The Engaged Sierran
State of the Union Party January 28
Come watch the State of the Union speech at Volunteer Night on Tuesday, January 28 at True Brew Barista in Concord. The speech starts at 9 p.m. and we will have games and refreshments. Sign Up!
Talking about Climate Change
How do we talk with others about climate change? All of us have observed others participating in activities that contribute to climate change; most of us will admit we participate in such activities, too. (Full disclosure: this editor, Alice Pearman, commutes 35 minutes each way to work and doesn't carpool). Should we feel a responsibility to inform others when we observe them engaging in activities we know are harmful to the environment? And if we do, what is the best way to start that conversation?
NH Sierra Club member Audrey McCollum recently found herself in a such a situation, and wondered how other people might have handled it. Link to our website to read what some other Sierra Club members had to say on the subject, and take the opportunity to provide your point of view.
Teaching by example
Looking at new solutions to teach and motivate people to act on today's problems. Karl Kemnitzer with his Solar Electric Cargo Bike, of his own design.
Photo by Mary Holland
Representative Scott Burns
Introduces Paint Stewardship Bill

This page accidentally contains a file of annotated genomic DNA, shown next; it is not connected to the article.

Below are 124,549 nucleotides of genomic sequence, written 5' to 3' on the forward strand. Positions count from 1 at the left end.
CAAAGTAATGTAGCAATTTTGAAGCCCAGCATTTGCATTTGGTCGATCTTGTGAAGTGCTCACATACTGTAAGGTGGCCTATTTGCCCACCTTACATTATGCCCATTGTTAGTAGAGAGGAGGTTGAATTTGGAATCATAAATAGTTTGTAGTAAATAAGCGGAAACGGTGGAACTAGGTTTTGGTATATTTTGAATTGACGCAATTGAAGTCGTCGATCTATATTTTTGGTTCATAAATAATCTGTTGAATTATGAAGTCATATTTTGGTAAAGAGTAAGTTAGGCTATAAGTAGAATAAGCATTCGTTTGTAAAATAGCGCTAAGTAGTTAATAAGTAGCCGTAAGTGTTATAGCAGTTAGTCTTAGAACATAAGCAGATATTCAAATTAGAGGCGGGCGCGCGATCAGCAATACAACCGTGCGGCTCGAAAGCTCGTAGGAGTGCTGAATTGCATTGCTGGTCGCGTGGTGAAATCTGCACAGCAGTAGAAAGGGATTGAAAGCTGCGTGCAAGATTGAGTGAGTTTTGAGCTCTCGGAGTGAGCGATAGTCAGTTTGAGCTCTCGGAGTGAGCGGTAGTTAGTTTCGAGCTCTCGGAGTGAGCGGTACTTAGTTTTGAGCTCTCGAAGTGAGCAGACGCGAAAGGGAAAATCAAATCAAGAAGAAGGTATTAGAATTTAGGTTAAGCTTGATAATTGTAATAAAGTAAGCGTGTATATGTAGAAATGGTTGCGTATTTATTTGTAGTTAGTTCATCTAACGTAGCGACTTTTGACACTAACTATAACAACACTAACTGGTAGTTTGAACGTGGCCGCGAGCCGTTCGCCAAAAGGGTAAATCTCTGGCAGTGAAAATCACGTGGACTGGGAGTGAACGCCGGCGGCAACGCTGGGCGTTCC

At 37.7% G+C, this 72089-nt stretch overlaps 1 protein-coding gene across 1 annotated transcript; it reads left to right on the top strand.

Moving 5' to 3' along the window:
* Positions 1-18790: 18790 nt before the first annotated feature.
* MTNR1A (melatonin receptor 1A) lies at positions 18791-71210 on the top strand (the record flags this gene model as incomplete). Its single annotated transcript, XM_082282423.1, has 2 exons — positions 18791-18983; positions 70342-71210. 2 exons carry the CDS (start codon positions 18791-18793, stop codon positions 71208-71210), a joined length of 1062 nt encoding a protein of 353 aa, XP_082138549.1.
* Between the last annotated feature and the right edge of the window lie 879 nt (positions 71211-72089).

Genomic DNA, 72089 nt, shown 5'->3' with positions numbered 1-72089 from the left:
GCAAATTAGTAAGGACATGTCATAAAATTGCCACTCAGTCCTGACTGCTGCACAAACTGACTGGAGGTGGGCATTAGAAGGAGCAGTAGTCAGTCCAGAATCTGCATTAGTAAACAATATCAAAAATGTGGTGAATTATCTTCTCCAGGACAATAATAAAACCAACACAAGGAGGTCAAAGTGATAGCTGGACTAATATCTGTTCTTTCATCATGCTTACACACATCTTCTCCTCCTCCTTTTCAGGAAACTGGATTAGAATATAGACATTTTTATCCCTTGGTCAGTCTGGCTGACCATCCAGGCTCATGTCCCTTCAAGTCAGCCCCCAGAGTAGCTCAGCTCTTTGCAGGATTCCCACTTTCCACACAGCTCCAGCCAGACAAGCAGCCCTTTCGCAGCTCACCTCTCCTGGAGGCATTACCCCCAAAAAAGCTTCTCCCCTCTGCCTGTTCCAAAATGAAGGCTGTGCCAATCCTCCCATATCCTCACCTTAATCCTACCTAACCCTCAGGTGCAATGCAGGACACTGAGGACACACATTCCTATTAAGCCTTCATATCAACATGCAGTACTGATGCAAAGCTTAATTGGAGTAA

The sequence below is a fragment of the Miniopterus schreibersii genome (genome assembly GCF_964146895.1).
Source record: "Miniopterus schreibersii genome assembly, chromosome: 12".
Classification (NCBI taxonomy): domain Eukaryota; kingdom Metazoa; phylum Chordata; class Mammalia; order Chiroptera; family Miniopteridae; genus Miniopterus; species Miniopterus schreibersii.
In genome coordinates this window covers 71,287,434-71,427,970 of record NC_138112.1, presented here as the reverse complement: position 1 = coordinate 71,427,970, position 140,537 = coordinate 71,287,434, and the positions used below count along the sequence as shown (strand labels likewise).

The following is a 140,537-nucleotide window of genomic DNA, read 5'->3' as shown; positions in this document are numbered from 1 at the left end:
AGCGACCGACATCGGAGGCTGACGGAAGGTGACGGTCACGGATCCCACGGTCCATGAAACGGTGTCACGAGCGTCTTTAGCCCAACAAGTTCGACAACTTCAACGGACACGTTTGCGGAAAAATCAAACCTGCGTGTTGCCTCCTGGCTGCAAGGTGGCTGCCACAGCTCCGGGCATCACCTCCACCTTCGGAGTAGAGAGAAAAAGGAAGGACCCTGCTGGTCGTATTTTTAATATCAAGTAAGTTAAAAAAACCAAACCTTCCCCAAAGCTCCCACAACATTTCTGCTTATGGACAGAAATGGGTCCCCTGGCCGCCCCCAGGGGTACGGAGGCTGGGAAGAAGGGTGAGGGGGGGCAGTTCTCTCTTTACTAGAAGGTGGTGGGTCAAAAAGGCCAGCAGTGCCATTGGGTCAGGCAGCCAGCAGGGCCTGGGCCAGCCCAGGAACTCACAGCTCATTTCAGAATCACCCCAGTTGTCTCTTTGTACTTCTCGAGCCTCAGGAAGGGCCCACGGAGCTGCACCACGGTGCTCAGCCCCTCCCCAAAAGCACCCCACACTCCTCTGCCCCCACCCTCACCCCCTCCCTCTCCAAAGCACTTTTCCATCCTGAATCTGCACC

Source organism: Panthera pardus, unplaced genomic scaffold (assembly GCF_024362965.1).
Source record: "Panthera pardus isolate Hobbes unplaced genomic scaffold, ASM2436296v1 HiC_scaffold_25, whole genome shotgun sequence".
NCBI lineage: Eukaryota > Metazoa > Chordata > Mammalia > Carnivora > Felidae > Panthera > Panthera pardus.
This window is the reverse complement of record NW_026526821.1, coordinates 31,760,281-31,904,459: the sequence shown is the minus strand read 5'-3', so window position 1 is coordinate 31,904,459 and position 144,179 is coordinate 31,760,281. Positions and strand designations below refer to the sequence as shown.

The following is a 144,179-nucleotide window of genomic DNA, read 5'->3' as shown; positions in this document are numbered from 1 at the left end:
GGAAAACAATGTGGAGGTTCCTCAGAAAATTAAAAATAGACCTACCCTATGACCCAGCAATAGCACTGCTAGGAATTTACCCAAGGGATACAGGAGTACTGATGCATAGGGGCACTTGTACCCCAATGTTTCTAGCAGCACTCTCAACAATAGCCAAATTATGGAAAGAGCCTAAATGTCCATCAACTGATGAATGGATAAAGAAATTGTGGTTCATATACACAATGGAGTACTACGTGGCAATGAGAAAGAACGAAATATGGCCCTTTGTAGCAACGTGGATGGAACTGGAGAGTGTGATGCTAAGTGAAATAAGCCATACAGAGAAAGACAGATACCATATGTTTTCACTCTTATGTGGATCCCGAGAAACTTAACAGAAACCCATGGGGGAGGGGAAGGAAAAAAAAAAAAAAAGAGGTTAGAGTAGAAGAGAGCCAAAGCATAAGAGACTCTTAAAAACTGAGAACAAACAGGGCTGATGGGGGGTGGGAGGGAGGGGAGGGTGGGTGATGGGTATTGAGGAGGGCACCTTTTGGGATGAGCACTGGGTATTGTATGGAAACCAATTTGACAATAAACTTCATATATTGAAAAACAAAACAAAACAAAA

HB 1570 will create a paint stewardship program to make it much easier to remove left-over paint products from the waste stream. Such programs have already been initiated in seven states, including our neighbors Maine and Vermont. Stewardship programs are a terrific way to encourage product efficiency and proper end user disposal. The Sierra Club supports Zero Waste Hierarchy and Extended Producer Responsibility principles*.
The bill calls for a non-profit organization, such as the paint manufacturer’s called Paintcare, to propose a plan to the state for approval. The plan would include training and equipment at the collection locations, as well as public education materials. State wide collection locations can be a variety of places like your local transfer station or paint supply store. Paintcare would also pick up and transport paint collected to be recycled.
This is how the bill works. You would take used paint products to designated participating paint vendors, such as Ace Hardware, your transfer station or Sherwin Williams, when you have extra paint. Simple.
Instead of the one annual (or not so annual) Household Hazardous Waste day at the transfer station, drop off would be ongoing. This can prevent unwanted oil-based and latex paint, including primers, sealers, stains, varnishes and more, from piling up for years in the attic or basement. This manufacturer driven program encourages individual participation at your convenience. An additional incentive is that there is no cost to the consumer for dropping off specified products.
One of the most intriguing aspects of this program is that certain similar paints can be consolidated, de-colorized, and conditioned into new paint. This paint will then be sold or given to organizations such as Habitat for Humanity – repair, reuse, recycle! Plus, the can or container gets recycled too!